Good Kid… was hailed as an instant-classic upon release in the fall of 2012 and further examination has done little to warrant a change of opinion. Kendrick is a gifted storyteller with the clear-eyed ability to take the listener through the streets of Compton, on a tour of one of the most dangerous and blighted neighborhoods in the United States. The album could serve as a socio-economic case study, where the ways off of trouble Compton streets are either a wicked jump shot or slinging crack rock. No surprise then “I used to be jealous of Arron Afflalo. He was the one to follow,” he raps on bonus track “Black Boy Fly.”

But thankfully, Lamar has some escape skills of his own. He has moves nifty enough to dodge cop cars, rival gangs (like on the unforgettable combo of “Good Kid,” and “M.A.A.D. City”) and drug abuse as he eventually pens his own ticket out before the album’s triumphant conclusion.

The narrative structure of the album not only provides a linear thread for the listener, but also ties back to records from hip-hop’s history. With the rhymes and stories for old-school hip hop heads, and the hooks and clever production to appease today’s listener, Good Kid… is the rare record that is instantly – and rightly – recognized as one of the best, most important artistic offerings in recent rap music history. Indeed, hip-hop fans have been “waiting on Kendrick like the first and the 15th,” and today’s rap game is looking like an easy come-up, ya bish.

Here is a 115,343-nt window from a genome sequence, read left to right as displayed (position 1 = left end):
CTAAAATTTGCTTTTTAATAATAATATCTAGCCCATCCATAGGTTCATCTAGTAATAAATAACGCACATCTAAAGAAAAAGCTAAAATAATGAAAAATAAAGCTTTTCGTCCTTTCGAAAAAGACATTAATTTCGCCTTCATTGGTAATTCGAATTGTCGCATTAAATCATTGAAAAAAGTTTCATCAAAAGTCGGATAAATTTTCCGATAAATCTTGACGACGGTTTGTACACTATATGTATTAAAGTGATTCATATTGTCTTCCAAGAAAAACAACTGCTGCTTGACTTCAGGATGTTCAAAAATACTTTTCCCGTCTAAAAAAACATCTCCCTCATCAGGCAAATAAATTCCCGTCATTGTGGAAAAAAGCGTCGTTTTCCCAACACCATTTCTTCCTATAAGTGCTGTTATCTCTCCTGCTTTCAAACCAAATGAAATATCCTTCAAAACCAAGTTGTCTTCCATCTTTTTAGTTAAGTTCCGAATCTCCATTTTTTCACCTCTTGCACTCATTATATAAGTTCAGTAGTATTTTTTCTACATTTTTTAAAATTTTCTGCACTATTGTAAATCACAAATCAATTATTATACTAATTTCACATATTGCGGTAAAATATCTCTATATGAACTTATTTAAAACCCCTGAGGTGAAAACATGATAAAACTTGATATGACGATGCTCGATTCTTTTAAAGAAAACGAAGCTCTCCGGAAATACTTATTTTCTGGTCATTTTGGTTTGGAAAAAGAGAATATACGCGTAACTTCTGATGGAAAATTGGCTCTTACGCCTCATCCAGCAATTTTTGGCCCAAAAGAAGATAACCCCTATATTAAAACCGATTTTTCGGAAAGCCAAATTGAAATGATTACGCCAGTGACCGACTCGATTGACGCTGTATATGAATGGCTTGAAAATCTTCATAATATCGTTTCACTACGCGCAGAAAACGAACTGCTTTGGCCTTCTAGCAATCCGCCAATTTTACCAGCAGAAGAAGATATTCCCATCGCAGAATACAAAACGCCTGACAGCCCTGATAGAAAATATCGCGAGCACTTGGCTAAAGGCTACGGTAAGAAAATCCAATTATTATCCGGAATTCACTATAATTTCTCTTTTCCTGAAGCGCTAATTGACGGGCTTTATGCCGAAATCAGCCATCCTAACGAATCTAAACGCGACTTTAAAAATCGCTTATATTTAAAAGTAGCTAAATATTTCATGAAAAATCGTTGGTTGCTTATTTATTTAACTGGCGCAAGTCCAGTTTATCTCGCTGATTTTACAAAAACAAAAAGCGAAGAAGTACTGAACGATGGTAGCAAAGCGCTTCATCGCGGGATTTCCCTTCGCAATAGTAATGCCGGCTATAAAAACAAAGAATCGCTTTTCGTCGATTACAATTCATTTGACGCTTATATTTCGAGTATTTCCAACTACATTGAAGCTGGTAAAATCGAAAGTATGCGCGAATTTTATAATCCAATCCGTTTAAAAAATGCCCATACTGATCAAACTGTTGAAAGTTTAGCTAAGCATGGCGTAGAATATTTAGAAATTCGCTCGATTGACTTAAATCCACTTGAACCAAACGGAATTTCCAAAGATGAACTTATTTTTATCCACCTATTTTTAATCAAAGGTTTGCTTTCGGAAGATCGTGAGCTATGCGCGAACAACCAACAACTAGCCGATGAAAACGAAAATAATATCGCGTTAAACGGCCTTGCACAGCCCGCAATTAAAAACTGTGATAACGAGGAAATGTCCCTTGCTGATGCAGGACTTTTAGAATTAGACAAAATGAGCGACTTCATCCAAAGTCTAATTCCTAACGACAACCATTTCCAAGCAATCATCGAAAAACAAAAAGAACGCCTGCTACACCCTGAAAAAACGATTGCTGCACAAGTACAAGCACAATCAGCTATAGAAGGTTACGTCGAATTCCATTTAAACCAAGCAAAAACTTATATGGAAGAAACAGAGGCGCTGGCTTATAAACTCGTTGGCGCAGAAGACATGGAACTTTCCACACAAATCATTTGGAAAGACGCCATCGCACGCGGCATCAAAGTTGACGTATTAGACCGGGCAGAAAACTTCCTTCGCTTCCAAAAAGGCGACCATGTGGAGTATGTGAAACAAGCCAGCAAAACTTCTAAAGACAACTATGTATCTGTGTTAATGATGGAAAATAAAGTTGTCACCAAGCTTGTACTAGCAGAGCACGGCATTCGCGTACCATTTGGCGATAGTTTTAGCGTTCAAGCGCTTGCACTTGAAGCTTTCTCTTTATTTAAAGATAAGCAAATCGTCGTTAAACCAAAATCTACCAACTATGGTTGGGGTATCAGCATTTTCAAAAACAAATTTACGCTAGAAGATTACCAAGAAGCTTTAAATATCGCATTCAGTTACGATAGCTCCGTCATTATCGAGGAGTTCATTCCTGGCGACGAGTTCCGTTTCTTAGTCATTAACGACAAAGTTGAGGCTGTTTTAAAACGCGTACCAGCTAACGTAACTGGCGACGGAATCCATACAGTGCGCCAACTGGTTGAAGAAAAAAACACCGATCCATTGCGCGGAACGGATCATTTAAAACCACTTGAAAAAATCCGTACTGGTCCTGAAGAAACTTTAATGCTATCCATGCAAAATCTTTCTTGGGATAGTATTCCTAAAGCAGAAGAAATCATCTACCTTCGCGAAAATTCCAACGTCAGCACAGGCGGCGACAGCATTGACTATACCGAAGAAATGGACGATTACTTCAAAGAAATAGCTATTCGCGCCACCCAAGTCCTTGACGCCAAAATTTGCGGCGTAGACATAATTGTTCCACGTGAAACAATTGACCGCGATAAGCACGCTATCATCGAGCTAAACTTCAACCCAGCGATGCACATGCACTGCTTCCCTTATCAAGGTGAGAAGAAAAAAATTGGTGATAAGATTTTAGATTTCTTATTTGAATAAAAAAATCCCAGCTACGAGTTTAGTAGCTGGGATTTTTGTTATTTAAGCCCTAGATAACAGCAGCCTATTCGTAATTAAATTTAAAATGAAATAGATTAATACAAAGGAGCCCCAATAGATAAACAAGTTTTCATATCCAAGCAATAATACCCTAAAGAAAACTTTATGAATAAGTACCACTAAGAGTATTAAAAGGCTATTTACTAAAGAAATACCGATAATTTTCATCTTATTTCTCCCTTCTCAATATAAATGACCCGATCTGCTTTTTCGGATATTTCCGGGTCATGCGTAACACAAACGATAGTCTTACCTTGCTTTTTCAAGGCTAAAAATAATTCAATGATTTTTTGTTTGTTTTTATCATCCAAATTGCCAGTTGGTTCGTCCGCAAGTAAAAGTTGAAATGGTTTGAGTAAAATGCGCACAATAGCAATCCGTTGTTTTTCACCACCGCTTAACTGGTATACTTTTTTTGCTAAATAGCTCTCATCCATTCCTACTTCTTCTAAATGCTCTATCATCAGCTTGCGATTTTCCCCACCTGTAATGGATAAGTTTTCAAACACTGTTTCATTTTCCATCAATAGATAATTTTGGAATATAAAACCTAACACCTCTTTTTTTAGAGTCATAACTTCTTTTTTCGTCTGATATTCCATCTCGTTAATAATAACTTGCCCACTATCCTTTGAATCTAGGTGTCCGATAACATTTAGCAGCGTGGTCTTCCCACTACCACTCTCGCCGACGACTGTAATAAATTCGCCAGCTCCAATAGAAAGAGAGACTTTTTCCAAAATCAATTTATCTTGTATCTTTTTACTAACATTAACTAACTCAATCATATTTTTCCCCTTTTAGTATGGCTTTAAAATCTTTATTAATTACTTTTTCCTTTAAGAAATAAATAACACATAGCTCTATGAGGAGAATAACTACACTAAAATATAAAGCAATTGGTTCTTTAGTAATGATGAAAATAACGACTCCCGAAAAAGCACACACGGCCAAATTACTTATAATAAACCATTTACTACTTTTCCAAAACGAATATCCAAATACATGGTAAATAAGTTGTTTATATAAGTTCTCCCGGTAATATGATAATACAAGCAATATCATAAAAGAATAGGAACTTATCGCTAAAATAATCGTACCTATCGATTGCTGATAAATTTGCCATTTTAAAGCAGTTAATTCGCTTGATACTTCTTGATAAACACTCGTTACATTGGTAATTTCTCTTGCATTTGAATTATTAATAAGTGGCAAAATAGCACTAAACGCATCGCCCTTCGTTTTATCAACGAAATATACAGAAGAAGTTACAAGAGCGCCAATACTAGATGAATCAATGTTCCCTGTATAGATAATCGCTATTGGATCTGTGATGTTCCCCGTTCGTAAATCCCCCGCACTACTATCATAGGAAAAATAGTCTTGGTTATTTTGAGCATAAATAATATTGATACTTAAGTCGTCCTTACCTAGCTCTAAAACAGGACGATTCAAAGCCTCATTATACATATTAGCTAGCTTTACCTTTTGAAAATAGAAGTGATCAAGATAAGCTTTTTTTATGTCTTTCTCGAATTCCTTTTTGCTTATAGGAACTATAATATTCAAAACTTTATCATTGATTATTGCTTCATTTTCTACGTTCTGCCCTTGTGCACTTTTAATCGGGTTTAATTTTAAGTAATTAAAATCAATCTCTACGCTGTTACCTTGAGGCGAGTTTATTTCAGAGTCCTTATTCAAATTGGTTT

Brian Hodge



3. Deerhunter – Halcyon Digest

[4AD; 2010]

With their fourth album Halcyon Digest, Deerhunter made their most accessible album to date – and that by no means makes it a straightforward listen. While numbers like “Don’t Cry,” “Memory Boy” and the mid-album tentpole “Desire Lines” express the band’s festival-ready thumping side, complete with sing-along hooks (and “Coronado” has an honest-to-god sax solo in it), there are plenty of other songs that continue Deerhunter’s constant affair with sonic exploration. The opener “Earthquake” is a slow-burner that has washes of guitar that rise gradually like a stormy sea, before cutting back to calmness; “Basement Scene” takes you into a murky lair where singer Bradford Cox’s voice seems to come shivering out of the shadows; and who could forget the euphoric build and release in the deceptively tragic “Helicopter”? Death has always been a constant theme for Deerhunter, and although the sound may seem lighter on Halcyon Digest, there are still ghosts haunting it, such as Dima the Russian sex slave that inspired “Helicopter” or, most notably, Jay Reatard, to whom the seven and a half minute closing track “He Would Have Laughed” is dedicated. With their previous albums Deerhunter had proven to be one of the most sonically creative and rewardingly replayable bands out, and with Halcyon Digest they proved that they could do it with a swagger while sacrificing none of their originality or creativity.